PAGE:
Hummingbirds and Kingfishers
Let’s clear up the most obvious question to begin with: have I painted a Hummingbird or a Kingfisher? The answer is no – I haven’t set out to paint either. Abstracting two bird species was never on my agenda or part of the plan.
But interestingly this is how things can develop sometimes. To be honest with you all I set out to do was create a square painting with lots of white space and a generous paint application in the centre. I knew I wanted to feed in a little drama from the corner and have two very thin paint applications that never actually meet.
And that was the basic premise on which the painting was created. I had no intention of creating an abstraction that resembles birds but for many people this is exactly what they will see.
Hey, that’s okay. I get that.
There’s nothing wrong with making something out of nothing. Our brains are hardwired to make sense of the world around us because it’s a basic coping and survival strategy. We need to know what everything is so that we can work out what everything does and whether we need to do anything about it.
And it’s that reason that you look for familiarity in shapes and colours because it allows you to make a connection to it, irrespective of the subject matter. We need to do this to make our way and survive in the world otherwise we’d never be able to recognize the difference between a dog and a cheeseburger (and I know which one I’d rather be taking for a walk!)
The like and dislike bit
So we’ve learned that having the ability to react to something (and instantly reassemble the parts into something tangible) is an inbuilt mechanism and is pretty standard. However, whether we think something is good or bad is largely down to tour life experiences and this is where your likes and dislikes appear in the process.
We all like different things and we are all unique. Our likes and dislikes are as singular as our fingerprints. This is the part of our empathic brain that allows us to attach an emotional connection to something based on our experiences since birth.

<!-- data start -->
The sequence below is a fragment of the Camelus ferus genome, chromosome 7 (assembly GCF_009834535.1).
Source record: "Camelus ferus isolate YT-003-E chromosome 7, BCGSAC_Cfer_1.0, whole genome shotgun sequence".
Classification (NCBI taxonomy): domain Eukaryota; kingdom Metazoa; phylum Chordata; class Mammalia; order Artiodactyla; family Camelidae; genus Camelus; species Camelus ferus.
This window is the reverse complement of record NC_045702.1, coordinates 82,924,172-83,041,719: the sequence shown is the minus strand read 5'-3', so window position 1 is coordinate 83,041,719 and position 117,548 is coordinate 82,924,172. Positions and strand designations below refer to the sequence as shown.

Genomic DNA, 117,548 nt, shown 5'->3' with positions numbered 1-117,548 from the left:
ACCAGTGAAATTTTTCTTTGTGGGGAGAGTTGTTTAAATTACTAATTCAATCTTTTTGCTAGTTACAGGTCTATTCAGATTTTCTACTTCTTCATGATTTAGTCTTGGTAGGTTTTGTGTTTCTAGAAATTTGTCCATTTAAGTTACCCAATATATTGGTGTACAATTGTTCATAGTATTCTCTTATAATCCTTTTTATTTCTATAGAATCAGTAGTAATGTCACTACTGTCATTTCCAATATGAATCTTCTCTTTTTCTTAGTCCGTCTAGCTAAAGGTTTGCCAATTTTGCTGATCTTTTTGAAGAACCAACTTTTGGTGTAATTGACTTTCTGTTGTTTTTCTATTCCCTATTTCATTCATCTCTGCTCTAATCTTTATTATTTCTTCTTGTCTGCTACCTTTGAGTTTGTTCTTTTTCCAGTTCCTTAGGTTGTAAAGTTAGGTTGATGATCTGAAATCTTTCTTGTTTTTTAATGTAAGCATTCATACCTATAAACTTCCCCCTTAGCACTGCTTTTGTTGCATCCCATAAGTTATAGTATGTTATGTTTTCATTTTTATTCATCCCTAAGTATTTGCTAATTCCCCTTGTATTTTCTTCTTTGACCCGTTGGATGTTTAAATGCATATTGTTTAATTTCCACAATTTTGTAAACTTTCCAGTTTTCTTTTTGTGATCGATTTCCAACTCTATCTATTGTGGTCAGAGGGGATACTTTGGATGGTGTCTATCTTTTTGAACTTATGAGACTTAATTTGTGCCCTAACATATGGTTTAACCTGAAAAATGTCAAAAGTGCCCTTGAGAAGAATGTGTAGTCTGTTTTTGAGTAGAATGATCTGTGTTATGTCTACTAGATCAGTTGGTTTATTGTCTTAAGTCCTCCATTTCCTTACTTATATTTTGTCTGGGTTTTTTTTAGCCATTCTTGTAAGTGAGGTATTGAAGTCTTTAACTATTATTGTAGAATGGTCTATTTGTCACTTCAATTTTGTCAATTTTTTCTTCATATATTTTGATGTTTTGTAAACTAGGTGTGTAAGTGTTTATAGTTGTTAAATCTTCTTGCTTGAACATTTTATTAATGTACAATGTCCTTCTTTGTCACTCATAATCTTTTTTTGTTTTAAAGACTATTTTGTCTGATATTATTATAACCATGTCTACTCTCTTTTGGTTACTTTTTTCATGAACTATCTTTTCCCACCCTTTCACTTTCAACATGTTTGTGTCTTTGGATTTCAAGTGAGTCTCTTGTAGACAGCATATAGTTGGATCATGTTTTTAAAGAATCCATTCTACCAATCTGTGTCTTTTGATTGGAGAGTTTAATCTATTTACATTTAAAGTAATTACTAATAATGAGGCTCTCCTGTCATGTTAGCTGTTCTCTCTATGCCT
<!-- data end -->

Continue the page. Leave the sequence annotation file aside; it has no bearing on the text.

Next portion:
For some that may be a love of pink or a fear of open spaces, for example. In fact it can be a billion subtle nuances that have shaped our tastes and desires over the years. This is the point you decide if you like something or not. That will seldom be based upon the quality or execution of something but based on a plethora of experiences and outcomes. This shapes our response mechanisms. It’s the reason why you might like popcorn but your kids may hate baseball. Somewhere in life an experience has shaped that response.
And that’s exactly what happens when we stand in front of a work of art. When we can’t make sense of it it can be hard to connect with it. Generally speaking, the things we don’t understand we don’t tend to bother with.
But there is an answer!
This is about going beyond the fact you think it’s like a Hummingbird or a Kingfisher and letting the smaller and more detailed parts of the painting take your attention. Get your nose in close and look deeper.
Being able to focus on small parts of an abstract enables you to disassociate yourself from the sum of the parts. Small areas of focus can change perceptions very slightly and that can help diffuse the whole thing when you step away from it.
Try covering the pink bit with your hand and then see what your brain does; it’s not a Kingfisher anymore is it?
This technique (the getting in close but rather than they eye covering bit) does two clever things: it cleanses your visual palette and allows you to forget that it looks like a bird and it also allows you to associate relevance to very small parts of it – just as the way you may have done when you thought that the whole thing looked like a Hummingbird.
Practice makes perfect
Our brains are remarkably clever but also incredibly stupid. Step two feet forwards and it looks totally different, step away and it redefines itself – yet twenty seconds ago it was still a bird right? Practice this a few times and you’ll see I’m right.
Not all abstract paintings will let you do this and many are created to mess with your head so that you can’t make any association to the real world with them. That’s okay too. But if you really want to be able to get the most out of anything that isn’t figurative then this is a good technique to learn. I promise you will get so much more pleasure form an art gallery trip because of it.
Step in. Look, step away again. Repeat across different parts. The step away again.
Let me know how you get on.
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